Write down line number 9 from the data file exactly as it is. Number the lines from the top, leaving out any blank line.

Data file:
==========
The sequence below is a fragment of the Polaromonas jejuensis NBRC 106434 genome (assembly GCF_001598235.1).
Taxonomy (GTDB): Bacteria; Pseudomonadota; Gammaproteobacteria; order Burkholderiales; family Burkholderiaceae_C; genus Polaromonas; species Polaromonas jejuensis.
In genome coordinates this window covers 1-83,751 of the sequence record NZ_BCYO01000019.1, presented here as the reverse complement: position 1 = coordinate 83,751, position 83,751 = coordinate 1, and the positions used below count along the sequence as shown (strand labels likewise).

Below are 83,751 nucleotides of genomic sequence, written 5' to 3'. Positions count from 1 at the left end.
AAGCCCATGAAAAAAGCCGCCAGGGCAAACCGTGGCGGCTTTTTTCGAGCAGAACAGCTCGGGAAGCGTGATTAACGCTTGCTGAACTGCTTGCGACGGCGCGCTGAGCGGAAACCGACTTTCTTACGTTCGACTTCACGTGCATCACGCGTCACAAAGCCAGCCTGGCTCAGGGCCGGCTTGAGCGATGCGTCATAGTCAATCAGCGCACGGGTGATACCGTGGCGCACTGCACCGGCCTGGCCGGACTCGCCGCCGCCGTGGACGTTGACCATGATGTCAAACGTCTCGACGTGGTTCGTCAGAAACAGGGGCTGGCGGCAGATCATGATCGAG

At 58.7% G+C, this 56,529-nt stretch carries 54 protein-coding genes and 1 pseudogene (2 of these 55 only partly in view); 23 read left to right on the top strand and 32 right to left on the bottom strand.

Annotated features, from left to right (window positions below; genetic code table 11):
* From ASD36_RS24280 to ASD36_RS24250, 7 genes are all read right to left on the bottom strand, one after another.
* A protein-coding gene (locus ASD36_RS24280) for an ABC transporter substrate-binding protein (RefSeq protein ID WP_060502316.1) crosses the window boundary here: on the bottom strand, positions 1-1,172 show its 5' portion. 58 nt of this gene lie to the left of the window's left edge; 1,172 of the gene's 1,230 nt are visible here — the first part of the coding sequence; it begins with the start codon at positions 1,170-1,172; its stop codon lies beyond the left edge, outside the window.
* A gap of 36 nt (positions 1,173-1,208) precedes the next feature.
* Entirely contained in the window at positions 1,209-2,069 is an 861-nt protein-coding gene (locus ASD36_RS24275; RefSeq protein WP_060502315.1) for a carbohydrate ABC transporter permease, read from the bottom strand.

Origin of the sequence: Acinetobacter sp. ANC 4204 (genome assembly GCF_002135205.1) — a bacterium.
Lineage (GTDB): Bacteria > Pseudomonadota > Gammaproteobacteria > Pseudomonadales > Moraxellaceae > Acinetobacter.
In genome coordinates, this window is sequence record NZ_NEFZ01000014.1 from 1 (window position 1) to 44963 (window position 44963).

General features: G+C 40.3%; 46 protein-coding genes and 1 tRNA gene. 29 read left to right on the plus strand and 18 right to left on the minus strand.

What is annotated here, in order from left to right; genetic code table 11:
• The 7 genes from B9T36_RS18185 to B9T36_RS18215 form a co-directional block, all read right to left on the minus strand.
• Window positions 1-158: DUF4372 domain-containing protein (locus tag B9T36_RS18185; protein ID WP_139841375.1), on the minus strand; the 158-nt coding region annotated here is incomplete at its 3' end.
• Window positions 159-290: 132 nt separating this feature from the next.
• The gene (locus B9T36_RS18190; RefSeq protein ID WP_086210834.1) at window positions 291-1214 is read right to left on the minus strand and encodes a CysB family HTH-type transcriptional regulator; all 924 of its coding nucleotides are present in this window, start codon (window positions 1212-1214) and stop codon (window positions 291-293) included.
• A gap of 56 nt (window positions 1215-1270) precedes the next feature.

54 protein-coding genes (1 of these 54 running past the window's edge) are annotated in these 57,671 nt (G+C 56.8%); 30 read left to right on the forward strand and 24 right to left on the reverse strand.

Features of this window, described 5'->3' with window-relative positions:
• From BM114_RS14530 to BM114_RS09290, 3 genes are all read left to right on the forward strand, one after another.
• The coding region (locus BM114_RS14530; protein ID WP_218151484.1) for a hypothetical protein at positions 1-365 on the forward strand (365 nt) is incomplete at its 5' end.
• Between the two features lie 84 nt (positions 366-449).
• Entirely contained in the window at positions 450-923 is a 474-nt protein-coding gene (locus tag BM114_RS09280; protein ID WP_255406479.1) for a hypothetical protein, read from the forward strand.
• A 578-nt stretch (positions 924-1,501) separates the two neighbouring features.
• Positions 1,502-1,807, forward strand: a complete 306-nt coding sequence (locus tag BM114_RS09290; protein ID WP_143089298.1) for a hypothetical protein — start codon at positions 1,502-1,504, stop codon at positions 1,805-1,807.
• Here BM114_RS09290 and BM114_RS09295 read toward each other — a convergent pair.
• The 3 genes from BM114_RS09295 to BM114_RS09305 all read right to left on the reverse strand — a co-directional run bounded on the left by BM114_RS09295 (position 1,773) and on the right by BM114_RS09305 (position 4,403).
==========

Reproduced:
* A protein-coding gene (locus ASD36_RS24280) for an ABC transporter substrate-binding protein (RefSeq protein ID WP_060502316.1) crosses the window boundary here: on the bottom strand, positions 1-1,172 show its 5' portion. 58 nt of this gene lie to the left of the window's left edge; 1,172 of the gene's 1,230 nt are visible here — the first part of the coding sequence; it begins with the start codon at positions 1,170-1,172; its stop codon lies beyond the left edge, outside the window.